The real star of THE LONG VOYAGE HOME is Gregg Toland, who Ford had compete trust in to create the film’s visual mood. Toland’s experimental deep-focus style, utilizing back projection, makes the film an illusion of reality, his heavy shadows and dramatic lighting schemes a definite precursor to what would become the film noir style. John Ford was no stranger to making art films, and together with Toland certainly achieves success. Orson Welles once said he watched STAGECOACH over 40 times before filming CITIZEN KANE; there’s no doubt in my mind he did the same with THE LONG VOYAGE HOME.

While it’s not the type of film one would normally associate with the John Wayne/John Ford canon, THE LONG VOYAGE HOME should be watched by fans of both men’s work. The somber mood is laced with black humor, the cast is superb, Toland’s influential camerawork is a marvel to behold, and it’s a chance to see a different side of John Wayne. Sandwiched between STAGECOACH and THE GRAPES OF WRATH, THE LONG VOYAGE HOME doesn’t get the attention the other two attract, but deserves a place in the pantheon of John Ford’s masterful film classics.

Top Ten Reasons CASABLANCA is The Greatest Movie Ever Made!!

CasablancaPoster-Gold

Seventy three years have passed since CASABLANCA was first released. What can I possibly say about this film that hasn’t been said before, by writers far more skilled than me? Well, since CASABLANCA is my all-time favorite, I feel obliged to put my two cents in. So, here are my top ten reasons why CASABLANCA is the greatest movie ever made:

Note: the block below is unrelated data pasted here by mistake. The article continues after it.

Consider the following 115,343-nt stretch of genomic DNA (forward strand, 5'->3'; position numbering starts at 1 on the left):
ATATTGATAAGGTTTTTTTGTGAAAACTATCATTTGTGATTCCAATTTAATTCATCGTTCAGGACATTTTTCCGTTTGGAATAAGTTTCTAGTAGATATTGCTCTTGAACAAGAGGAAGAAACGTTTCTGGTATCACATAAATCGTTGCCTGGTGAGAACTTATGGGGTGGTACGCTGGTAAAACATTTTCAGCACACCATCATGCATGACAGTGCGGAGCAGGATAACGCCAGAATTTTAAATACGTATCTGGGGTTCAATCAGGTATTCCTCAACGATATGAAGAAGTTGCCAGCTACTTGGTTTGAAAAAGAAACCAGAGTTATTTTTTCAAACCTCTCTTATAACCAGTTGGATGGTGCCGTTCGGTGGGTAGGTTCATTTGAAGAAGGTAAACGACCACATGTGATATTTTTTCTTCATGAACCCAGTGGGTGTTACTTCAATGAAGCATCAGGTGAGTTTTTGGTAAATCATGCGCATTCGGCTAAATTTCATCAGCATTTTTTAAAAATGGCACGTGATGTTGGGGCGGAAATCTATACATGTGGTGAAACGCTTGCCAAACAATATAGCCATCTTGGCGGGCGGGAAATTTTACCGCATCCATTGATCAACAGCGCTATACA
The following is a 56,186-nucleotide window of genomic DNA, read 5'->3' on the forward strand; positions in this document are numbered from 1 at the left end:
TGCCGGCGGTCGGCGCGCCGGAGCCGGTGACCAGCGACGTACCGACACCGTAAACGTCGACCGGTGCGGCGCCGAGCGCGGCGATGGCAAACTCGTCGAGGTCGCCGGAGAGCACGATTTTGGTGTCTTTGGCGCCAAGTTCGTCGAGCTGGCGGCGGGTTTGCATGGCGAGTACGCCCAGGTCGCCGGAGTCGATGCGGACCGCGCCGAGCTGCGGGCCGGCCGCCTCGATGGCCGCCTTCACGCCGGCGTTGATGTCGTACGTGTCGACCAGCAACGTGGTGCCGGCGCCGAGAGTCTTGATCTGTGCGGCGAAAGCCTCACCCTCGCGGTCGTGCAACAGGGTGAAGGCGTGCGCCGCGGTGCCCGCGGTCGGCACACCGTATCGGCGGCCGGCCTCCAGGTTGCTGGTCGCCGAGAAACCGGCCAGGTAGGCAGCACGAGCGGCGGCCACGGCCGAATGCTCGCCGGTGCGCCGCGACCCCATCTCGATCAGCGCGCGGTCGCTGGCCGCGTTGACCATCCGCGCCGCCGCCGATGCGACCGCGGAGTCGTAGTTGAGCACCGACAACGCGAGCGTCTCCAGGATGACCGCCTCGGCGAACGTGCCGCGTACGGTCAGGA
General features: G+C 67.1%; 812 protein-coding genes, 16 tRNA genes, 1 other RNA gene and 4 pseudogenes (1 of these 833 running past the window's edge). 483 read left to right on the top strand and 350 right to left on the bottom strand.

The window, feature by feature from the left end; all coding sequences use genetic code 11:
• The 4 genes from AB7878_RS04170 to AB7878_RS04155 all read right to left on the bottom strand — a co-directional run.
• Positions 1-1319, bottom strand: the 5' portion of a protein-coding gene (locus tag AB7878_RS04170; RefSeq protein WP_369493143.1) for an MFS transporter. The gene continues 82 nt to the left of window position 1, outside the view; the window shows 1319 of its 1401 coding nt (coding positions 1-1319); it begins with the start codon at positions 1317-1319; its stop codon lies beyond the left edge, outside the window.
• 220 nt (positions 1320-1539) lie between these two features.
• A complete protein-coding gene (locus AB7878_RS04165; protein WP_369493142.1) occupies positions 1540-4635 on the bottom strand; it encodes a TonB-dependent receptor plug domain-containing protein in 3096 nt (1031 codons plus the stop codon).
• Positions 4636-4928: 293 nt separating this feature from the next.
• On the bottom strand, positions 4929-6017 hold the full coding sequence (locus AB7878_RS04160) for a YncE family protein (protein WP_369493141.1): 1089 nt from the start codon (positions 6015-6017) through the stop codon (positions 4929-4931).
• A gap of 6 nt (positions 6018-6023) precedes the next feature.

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  1. Humphrey Bogart as Rick.  While Bogie was already a star thanks to THE MALTESE FALCON, his performance here sent him into the stratosphere. Cynical, self-centered Rick Blaine, bitter over a lost love, sticks his neck out for nobody. His character is multi-layered, and his true nature wins out in the end. Without Bogie in the role, CASABLANCA wouldn’t be half as good.
  2. Ingrid Bergman as Ilsa.  Beautiful Bergman underplays her part in what should have been an Oscar winning turn (sorry, Greer Garson). Ilsa’s feelings are torn between Rick and husband Victor Laszlo, and the depth of those feelings come right through the screen.rains
  3. Claude Rains as Captain Renault. Corrupt, cagey Renault is one of Rains’ best roles. Playing a man who claims to have “no convictions”, Rains shows why he was one of cinema’s best character actors. His banter with Bogart throughout the film is priceless.